As a living organ, skin has complex needs that are known to change as we mature and also from day to day. Sleep, diet and exposure to environmental stresses all play their part. The changing nature of skin needs in the short and long term has recently been a major focus of discussion among a bespoke online community of beauty experts created by DSM.
This forum of beauty professionals from eight regional markets further reports that skin is no longer routinely seen as having one, static, condition, i.e. oily, normal or dry. Awareness is growing that one individual’s skin can have multiple, even conflicting needs at the same time.
Managing conflicting needs can be difficult. Consumers describe struggling to keep oily skin hydrated without causing greasiness or breakouts, for example. And often their bathrooms are overflowing with numerous products each designed to solve one specific problem.
The growing demand for double-duty products
Insights from the DSM community suggest consumers are increasingly looking for customizable products they can personally adjust to current skin requirements. Such products give their users more control over their skincare without increasing the number of products filling their shelves.
Another promising approach is for each product to have the capacity to meet divergent needs. Such products are not yet seen to be widely available but are strongly desired across markets. At the same time however, there is skepticism about products claiming to meet more than one need, especially when a single ingredient claims two distinct benefits.
For double-duty ingredients to be credible, three factors are important:
- Users need to understand how the dual benefits are connected. Western consumers in particular may look for more education about how their skin works, e.g. “Oily skin can get worse when it is dehydrated, this is why…”
- It is crucial to achieve the right balance and mix of ingredients to tackle dual skin needs holistically.Single ingredients can be powerful, but this raises concerns about harshness, especially in Europe.
- Claims must be substantiated, as insights such as this show: “For me, the proof is in the pudding. I rarely buy things sight unseen or reviews unread! I would have to hear that the product performed to standards above or equal to using the ingredients separately (through influencers, etc.)”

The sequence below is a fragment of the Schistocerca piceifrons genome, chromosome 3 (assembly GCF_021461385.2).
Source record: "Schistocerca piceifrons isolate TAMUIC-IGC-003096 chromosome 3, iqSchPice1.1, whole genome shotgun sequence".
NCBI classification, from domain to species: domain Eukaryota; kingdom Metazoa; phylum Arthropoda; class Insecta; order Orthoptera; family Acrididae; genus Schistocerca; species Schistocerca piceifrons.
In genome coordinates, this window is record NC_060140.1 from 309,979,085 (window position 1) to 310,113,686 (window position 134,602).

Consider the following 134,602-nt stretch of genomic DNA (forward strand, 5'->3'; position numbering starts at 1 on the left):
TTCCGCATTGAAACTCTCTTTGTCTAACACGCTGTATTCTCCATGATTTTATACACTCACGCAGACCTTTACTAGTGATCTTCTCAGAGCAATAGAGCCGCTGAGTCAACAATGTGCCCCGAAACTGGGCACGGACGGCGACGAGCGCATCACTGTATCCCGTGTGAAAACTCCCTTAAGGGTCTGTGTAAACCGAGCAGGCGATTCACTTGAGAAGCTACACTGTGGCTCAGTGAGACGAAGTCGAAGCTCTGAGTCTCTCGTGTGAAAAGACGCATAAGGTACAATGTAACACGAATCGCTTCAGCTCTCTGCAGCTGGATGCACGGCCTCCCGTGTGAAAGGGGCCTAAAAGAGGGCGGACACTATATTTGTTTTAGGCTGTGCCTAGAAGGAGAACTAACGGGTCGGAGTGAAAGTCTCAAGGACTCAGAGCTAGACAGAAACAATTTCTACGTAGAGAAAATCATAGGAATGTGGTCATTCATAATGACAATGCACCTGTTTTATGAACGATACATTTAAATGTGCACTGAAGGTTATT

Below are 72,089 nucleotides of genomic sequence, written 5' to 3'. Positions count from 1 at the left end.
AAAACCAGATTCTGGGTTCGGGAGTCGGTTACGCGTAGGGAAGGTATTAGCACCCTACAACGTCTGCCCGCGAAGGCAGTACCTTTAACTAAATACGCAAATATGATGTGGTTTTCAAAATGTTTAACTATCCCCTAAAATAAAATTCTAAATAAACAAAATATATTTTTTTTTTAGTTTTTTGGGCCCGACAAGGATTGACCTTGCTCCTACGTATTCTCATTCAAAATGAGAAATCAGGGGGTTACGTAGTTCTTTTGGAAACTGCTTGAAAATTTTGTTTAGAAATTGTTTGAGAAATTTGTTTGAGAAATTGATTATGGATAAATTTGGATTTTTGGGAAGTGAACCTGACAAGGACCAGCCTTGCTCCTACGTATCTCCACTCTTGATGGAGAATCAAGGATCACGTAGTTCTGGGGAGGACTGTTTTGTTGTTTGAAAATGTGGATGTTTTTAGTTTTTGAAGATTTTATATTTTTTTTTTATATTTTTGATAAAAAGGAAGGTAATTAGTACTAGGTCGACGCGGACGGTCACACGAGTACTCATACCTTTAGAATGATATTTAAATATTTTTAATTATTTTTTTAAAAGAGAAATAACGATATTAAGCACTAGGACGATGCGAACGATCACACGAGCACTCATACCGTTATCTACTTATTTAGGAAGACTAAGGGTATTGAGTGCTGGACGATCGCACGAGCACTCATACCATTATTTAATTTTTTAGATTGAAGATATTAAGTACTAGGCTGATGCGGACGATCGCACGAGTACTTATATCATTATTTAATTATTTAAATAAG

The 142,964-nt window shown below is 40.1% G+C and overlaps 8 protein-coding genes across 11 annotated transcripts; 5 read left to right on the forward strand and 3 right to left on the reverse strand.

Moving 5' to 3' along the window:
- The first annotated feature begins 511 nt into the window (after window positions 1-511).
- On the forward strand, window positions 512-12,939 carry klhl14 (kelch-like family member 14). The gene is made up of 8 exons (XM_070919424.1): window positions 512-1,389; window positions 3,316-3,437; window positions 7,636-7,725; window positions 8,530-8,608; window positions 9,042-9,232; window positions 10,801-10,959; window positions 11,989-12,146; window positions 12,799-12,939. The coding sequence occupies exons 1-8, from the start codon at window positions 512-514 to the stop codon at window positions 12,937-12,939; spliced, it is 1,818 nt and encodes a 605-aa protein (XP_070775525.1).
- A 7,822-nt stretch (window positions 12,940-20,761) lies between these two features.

The multiple needs of aging skin
One aspect of skin care crying out for a response to diverse needs is skin aging. All skin shows signs of aging over time, but there is considerable confusion about when to start using anti-aging products and what's appropriate across demographics.
What's more, DSM's research has uncovered that the nature of these signs can vary considerably from one part of the world to another.
In the context of skin aging, most people think first of wrinkles, especially in the USA and Western Europe. However, in Asia and in China in particular, people have different anti-aging priorities. When a DSM Insights Team travelled to China they found that women there are much more worried about,enlarged pores and dull, uneven tone.1
Enlarged pores in mature skin tend to develop after the age of 30. This is related to biological aging and the accumulation of damage from UV rays. Both these factors weaken the skin’s natural collagen, leading to sagging skin and larger looking facial pores. This condition is different to the seborrhea of adolescence and therefore needs a different skincare approach.
An uneven tone can culminate in age spots, which appear on more exposed areas of the body such as the face, hands and décolleté as skin ages. Age spots are caused by long-term exposure to sunshine which increases melanocyte activity in the skin causing an irregular amount of melanin to be produced.
Although enlarged pores and age spots trouble many people, consumers seeking solutions often try a vast array of products, only to find them ineffective. Certainly, until now no single skin active has been shown to address both these problems at once.
Rising to the dual challenge
Now researchers at DSM’s Personal Care have generated evidence suggesting the company’s branded hydroxystearic acid (BEAUACTIVE) combats conspicuous facial pores and age spots at the same time. In an eight-week, placebo-controlled, double-blind study, a visible difference could be seen after just four weeks.
This hydroxystearic acid is produced with a biotechnological process that fulfills both the company's high standards on sustainability and the principles of Green Chemistry2 due to the use of a plant-derived source (oleic acid), a highly efficient biocatalyst (oleate hydratase) and a water-based, energy-efficient process.
Transformational formulation delivers bonus benefit
The versatile bioactive is suitable for use in applications as diverse as transparent sun protection sticks, oily serum, gel-to-milk cleanser and O/W night creams.
It also meets the requirements of another currently hot trend: transformational beauty products. These products feature innovative textures that change consistency during use, from liquid to foam, oil to foam, gel to cream, lotion to milk or mousse to lotion, for example.
In the case of BEAUACTIVE, DSM’s prototype formulation Transforming Power Cream transforms from an easy-to-apply, semi-solid, enriched cream to take on a fresh, melting texture for a new sensory experience.
1Global DSM Survey on 468 women, 2014
2 Anastas, P. T.; Warner, J. C. Green Chemistry: Theory and Practice, Oxford University Press: New York, 1998, p.30